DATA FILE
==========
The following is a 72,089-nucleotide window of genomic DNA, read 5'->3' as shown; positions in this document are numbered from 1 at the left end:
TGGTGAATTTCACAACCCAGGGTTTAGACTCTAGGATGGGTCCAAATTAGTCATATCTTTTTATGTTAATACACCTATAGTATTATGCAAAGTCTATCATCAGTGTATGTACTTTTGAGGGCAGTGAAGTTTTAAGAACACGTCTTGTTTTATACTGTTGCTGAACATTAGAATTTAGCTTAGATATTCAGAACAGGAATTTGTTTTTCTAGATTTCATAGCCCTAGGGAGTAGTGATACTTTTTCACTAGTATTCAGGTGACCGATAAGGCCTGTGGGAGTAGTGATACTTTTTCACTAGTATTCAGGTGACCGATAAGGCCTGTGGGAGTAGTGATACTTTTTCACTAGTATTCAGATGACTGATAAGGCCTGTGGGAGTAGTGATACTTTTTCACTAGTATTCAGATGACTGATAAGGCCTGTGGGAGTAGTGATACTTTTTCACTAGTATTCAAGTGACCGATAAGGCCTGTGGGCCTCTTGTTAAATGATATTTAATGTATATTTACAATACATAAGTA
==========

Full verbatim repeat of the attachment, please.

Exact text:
The following is a 72,089-nucleotide window of genomic DNA, read 5'->3' as shown; positions in this document are numbered from 1 at the left end:
TGGTGAATTTCACAACCCAGGGTTTAGACTCTAGGATGGGTCCAAATTAGTCATATCTTTTTATGTTAATACACCTATAGTATTATGCAAAGTCTATCATCAGTGTATGTACTTTTGAGGGCAGTGAAGTTTTAAGAACACGTCTTGTTTTATACTGTTGCTGAACATTAGAATTTAGCTTAGATATTCAGAACAGGAATTTGTTTTTCTAGATTTCATAGCCCTAGGGAGTAGTGATACTTTTTCACTAGTATTCAGGTGACCGATAAGGCCTGTGGGAGTAGTGATACTTTTTCACTAGTATTCAGGTGACCGATAAGGCCTGTGGGAGTAGTGATACTTTTTCACTAGTATTCAGATGACTGATAAGGCCTGTGGGAGTAGTGATACTTTTTCACTAGTATTCAGATGACTGATAAGGCCTGTGGGAGTAGTGATACTTTTTCACTAGTATTCAAGTGACCGATAAGGCCTGTGGGCCTCTTGTTAAATGATATTTAATGTATATTTACAATACATAAGTA